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The Effect of Self and Cross Pollination Using Honey Bee and Development in Complete Fruit and Seed Production in the Self-Incompatible Angiosperm in Brassica rapa
  • Mahbod Moayeri
Mahbod Moayeri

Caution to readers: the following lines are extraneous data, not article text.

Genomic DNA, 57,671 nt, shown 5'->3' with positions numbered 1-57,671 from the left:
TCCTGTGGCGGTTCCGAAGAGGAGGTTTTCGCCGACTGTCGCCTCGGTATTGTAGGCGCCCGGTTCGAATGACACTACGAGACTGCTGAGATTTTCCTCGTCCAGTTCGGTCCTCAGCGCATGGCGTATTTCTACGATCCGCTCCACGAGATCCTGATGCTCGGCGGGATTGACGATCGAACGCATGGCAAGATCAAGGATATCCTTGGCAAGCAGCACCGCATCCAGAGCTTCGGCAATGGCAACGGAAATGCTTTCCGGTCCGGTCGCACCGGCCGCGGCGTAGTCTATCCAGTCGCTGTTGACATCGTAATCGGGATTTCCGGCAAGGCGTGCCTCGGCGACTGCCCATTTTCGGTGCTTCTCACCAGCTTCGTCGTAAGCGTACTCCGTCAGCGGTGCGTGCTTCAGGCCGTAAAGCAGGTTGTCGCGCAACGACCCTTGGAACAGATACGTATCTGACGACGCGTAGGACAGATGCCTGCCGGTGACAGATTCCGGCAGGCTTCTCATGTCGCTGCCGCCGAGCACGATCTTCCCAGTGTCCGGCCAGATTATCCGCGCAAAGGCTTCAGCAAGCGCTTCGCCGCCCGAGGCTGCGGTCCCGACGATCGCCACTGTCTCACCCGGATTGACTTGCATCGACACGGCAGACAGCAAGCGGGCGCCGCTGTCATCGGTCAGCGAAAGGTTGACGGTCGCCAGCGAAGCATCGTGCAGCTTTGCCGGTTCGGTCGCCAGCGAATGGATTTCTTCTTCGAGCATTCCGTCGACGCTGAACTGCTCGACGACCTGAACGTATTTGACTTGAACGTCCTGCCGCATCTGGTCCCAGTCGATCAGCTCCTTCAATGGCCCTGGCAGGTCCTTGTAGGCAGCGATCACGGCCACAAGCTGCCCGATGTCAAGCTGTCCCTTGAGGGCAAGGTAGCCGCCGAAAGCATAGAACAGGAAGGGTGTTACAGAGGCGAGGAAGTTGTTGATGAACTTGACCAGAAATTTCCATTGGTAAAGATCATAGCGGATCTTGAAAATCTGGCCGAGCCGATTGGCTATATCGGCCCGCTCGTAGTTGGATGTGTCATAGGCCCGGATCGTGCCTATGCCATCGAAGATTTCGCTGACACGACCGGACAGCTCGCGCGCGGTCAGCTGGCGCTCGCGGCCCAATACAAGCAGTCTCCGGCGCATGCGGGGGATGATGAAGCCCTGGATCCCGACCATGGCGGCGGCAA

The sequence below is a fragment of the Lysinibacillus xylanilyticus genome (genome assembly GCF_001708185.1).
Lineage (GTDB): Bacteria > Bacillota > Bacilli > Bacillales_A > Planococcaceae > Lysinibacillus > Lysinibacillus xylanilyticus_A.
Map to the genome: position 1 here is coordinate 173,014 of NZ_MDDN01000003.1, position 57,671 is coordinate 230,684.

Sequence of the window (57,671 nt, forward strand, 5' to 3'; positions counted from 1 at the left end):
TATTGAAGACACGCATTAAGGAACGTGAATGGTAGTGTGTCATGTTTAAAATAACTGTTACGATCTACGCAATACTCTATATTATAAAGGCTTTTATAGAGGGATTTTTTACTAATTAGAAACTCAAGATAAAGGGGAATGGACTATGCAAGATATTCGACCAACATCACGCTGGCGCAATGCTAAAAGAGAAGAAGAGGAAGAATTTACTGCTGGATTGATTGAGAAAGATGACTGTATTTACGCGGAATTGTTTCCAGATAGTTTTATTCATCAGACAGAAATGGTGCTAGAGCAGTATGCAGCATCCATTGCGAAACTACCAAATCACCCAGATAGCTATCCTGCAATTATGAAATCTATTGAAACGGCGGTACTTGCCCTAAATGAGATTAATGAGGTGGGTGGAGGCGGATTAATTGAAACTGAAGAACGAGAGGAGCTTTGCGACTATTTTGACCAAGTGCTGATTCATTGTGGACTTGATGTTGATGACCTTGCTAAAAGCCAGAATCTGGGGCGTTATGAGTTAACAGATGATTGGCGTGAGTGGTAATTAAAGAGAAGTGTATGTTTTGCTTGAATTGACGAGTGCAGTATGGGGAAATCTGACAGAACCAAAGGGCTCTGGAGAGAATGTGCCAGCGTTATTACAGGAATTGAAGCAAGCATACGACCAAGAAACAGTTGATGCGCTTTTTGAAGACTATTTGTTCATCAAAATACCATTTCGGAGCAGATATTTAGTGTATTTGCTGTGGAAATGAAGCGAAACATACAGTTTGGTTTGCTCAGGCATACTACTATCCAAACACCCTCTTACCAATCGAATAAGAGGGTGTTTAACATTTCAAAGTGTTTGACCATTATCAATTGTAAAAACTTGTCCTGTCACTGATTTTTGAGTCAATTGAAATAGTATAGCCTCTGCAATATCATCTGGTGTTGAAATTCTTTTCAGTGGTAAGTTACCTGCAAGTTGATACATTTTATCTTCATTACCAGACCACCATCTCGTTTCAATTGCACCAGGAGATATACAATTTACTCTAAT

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Pollination was a process of transferring pollen grains from the male anther of a flower to the female stigma for plant reproduction and was an important mechanism in the life cycle of plants. This experiment involved a life cycle of Brassica rapa which was a member of the mustard or cabbage family. Brassica rapa was exceptional in its rapid development from seed to seed within four weeks. Morphological aspects and characterization of pollination was an important topic for developing fruit and seed production in the life cycle of the plant. The objective of this experiment was to assess the effects of cross-pollination on fruit and seed production of Brassica rapa. The major methods for this experiment required to use two Styrofoam quads as a control and a cross-pollinated watered the two seeds in each cell for three days of experiment and used honey bee for cross-pollination. The rate of developed fruit and the mean number of seeds were higher on cross-pollination than on self-pollination. Conversely, the average of undeveloped fruit in cross-pollination was 9.677 and the average of undeveloped fruit in self-pollination was 13.937. This result indicates that the rate of undeveloped fruit was higher on self-pollination than on cross-pollination. This study concluded that regulated hydration of pollen for pollination and balanced hydration and dehydration cycle to pollen grains are the key result of this experiment.